Energy discussions at the home of EU energy regulation
Just back from Slovenia, I thought I would share a few reflections on discussions in Ljubljana this week, as the AEEC (Associated European Energy Consultants) convened for its Autumn conference to debate aspects of the European energy sector.
Shakespeare Martineau is the UK member firm of this pan-European association of energy lawyers, and AEEC meetings are always lively events. The theme this time around was the emerging role of the distribution network operators in the energy system of the future.
This being Ljubljana, the home of ACER (the Agency for the Cooperation of Energy Regulators), we naturally had a key note speech from ACER, and the big takeaway for me – at least from a UK perspective – was that we’ll be missed after Brexit. Clearly, the working relationship between ACER and Ofgem is a good one, and Ofgem have been a strong and influential voice amongst national regulators.
As had been said often, since ACER is a construct of the “3rd package” of EU energy laws, it is difficult to see how, post Brexit, the UK can retain any sort of formal representation in the ACER institutions, namely its Administration Board, Board of Regulators and Board of Appeal. However, there is clearly a willingness within ACER to have the UK – through Ofgem – retain influence through its various working groups. Assuming, of course, the politicians don’t get in the way, which in the current political climate clearly cannot be taken for granted.
And that ongoing influence will be important when it comes to distribution networks. ACER’s principal focus to date has been on Europe’s TSOs (transmission system operators) and the wholesale energy markets, driven by the priorities and objectives in the 3rd package. Perhaps conveniently for the UK, the ENTSO-e and ENTSO-g associations comprising the European TSOs are not creatures of statute in the same way as ACER. which makes ongoing participation by the GB TSO National Grid slightly easier to accommodate.
But with ACER’s attention increasingly turning to distribution and the retail markets -areas where ENTSO-e and ENTSO-g have a narrower remit – the UK will need to work hard to retain a place at the tables that matter within ACER, if it is going to have any meaningful say in the design of the regulatory frameworks which are beginning to evolve, and to which the UK may find itself permanently aligned as part of a post Brexit common energy rule book.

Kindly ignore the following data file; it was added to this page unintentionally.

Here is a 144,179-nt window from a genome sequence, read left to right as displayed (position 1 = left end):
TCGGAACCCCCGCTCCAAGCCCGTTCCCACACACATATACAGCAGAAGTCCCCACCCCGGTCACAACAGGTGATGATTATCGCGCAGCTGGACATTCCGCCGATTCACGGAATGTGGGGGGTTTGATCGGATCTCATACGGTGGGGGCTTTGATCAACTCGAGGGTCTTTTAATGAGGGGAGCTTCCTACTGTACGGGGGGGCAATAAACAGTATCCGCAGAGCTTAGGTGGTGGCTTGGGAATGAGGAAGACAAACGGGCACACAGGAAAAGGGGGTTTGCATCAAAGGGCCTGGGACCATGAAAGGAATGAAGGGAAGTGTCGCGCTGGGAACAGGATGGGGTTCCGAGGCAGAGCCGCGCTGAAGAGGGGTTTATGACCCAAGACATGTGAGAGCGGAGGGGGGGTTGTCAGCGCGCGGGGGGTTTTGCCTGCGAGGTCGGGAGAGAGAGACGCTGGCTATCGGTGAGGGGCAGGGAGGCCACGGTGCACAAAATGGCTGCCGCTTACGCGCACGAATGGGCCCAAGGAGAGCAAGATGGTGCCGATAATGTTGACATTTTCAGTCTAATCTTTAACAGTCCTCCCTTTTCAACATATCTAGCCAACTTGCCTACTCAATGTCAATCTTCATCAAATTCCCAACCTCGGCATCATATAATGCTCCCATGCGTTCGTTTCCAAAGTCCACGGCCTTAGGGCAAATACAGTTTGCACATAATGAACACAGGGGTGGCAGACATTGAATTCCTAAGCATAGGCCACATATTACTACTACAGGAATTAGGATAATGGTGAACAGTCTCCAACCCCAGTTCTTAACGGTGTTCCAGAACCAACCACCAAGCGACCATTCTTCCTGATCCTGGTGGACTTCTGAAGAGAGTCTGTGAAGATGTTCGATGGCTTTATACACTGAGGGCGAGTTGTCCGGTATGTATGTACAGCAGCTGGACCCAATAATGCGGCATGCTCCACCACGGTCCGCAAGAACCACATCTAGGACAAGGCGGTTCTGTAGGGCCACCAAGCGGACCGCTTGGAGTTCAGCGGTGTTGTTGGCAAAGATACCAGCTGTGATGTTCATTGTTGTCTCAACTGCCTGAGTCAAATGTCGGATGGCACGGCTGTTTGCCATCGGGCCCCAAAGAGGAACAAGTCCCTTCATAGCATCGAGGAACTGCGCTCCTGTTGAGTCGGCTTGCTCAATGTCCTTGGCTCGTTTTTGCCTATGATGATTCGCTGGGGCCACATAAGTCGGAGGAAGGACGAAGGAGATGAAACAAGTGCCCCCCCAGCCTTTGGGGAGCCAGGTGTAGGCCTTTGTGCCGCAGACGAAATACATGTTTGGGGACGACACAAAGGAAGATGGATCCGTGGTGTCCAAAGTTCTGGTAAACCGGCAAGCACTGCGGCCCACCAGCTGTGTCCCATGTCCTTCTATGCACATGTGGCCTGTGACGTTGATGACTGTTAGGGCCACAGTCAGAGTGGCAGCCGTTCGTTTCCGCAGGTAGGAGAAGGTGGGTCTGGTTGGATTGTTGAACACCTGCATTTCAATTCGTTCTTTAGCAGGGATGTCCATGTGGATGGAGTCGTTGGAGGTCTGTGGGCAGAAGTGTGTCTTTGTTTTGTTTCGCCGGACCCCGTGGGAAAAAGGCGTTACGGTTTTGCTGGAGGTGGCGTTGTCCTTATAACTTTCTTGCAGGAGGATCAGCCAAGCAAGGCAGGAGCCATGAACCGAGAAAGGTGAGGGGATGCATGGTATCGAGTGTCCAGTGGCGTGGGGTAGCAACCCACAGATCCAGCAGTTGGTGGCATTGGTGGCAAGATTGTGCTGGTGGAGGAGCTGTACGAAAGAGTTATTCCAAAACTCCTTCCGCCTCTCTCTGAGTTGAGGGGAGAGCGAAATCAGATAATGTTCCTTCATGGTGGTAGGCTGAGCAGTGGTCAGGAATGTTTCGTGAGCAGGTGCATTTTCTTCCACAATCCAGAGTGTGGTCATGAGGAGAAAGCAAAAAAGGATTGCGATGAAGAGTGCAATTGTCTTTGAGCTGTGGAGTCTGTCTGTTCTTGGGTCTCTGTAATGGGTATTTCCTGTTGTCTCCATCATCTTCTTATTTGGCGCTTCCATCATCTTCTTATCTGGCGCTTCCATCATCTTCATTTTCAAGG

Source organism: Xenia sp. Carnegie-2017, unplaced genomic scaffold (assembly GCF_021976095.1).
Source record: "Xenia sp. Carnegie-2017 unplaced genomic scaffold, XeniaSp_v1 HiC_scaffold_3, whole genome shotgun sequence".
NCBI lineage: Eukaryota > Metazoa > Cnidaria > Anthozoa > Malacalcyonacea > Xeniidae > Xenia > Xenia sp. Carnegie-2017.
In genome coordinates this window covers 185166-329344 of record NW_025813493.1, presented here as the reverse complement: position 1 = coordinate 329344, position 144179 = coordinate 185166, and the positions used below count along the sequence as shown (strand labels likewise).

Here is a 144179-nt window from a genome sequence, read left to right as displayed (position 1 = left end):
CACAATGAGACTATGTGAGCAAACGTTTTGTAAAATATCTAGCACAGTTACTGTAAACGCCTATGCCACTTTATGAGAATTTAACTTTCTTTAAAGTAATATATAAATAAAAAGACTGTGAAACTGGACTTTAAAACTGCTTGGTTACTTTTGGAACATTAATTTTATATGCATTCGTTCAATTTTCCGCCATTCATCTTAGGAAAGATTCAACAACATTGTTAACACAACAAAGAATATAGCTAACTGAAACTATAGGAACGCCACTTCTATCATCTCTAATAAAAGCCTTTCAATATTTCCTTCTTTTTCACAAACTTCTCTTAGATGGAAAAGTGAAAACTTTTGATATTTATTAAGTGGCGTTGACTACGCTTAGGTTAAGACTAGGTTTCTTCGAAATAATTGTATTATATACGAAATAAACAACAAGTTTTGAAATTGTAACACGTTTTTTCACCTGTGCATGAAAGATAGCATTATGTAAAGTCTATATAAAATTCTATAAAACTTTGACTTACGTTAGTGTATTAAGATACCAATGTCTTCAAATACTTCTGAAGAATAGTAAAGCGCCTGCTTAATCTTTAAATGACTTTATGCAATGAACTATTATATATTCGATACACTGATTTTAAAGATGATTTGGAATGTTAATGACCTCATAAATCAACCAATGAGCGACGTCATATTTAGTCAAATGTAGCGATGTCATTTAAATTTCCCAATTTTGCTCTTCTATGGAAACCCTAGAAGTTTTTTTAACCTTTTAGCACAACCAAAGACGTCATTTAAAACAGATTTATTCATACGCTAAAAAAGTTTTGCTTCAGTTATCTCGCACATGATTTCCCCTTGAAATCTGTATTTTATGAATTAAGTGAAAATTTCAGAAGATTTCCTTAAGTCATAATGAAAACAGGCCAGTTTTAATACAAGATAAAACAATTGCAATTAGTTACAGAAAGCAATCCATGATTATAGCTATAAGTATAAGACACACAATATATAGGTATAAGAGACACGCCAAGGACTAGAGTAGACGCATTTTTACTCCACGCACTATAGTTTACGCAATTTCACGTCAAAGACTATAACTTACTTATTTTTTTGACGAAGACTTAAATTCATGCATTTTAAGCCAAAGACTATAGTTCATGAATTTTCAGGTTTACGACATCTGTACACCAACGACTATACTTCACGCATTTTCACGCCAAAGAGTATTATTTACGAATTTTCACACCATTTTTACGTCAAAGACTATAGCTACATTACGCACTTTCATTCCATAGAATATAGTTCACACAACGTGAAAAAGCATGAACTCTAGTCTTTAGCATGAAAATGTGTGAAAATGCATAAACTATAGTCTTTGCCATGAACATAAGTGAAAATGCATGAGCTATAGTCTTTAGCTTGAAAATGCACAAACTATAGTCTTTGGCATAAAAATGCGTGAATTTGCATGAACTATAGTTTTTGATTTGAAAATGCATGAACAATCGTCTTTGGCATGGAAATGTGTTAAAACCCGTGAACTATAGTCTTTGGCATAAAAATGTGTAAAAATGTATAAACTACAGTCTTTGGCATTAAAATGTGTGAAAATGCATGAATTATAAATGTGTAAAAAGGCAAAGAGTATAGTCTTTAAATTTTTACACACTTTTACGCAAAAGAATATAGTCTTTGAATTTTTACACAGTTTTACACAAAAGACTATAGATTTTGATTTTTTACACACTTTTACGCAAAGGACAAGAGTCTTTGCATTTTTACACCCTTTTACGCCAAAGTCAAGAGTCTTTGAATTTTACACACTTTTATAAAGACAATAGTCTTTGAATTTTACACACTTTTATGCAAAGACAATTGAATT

Important here is the role of GEODE, the trade association for distribution companies across Europe, and in Ljubljana the President of GEODE spoke of the emerging distribution agenda in terms of the “three Ds”; decarbonisation, decentralization and digitisation. This agenda will frame the future role of distribution companies as market facilitators, working in ever closer cooperation with TSOs, and with flexibility at the heart of planning and operations.
Of these “D”s, perhaps digitisation is the one to watch, as that is what will drive customer behavior. Look no further than electric vehicle charging infrastructure. The EU Commission is anxious for the distribution network owners (DNOs) to facilitate innovation and market entry, by ensuring non-discriminatory access to grid connections for charging station operators, whilst stipulating that charging arrangements do not inhibit ad hoc charging (for example by limiting access only to those who register in advance), and by allowing the introduction of a second supplier for home charging infrastructure.
A key question here is whether customer behavior will ultimately prefer charging infrastructure which drives a use case which replicates how we currently fill our cars with petrol, ie, fast charging points at filling stations, or whether a use case modelled on how we charge our phones will prevail, involving home or work based day or night time charging. These scenarios might be supplemented by complementary charging models, based on staff-only charging laid on for staff, or charging infrastructure offered free to shoppers to entice them into retail environments. Clearly, it is still early days, and this debate inevitably has profound impacts for both distribution, transmission and system operation.
But it is not just electric vehicles which could be a game changer here. Technology is evolving rapidly, and “sector convergence” was a topic for discussion at the conference, a good example being power to gas technology. It is now possible to conceive of power to gas conversion at the point of entry of an offshore wind farm to the onshore grid, say, to facilitate the injection of gas into the local grid and its shipping via pipelines many miles to a gas fired power station, avoiding the need to build new electricity transmission infrastructure.
The regulatory regime will need to adapt appropriately to these active and flexible networks of the future, but it must not be so prescriptive as to stifle innovation. And that includes the regulation of grid fees, another topic which was explored at the conference. Notably, the 3rd Package is not very prescriptive in this area, establishing instead a framework which allows a broad scope for the design and formulation of grid fees. That may change as the focus of EU policymakers turn from transmission to distribution.
Just a few topics that were under discussion at a provocative and well attended AEEC conference in Ljubljana. Lawyers and regulatory experts have an important role to play at a time of transition, and when it comes to energy there is no doubt at all we are in one. And organizations like AEEC – which provide a platform for lawyers and other experts from across the continent to get together to debate opportunities and challenges and explore potential solutions to shared problems – can play a part in helping ensure that regulators and policy makers make smarter decisions for the benefit of everyone.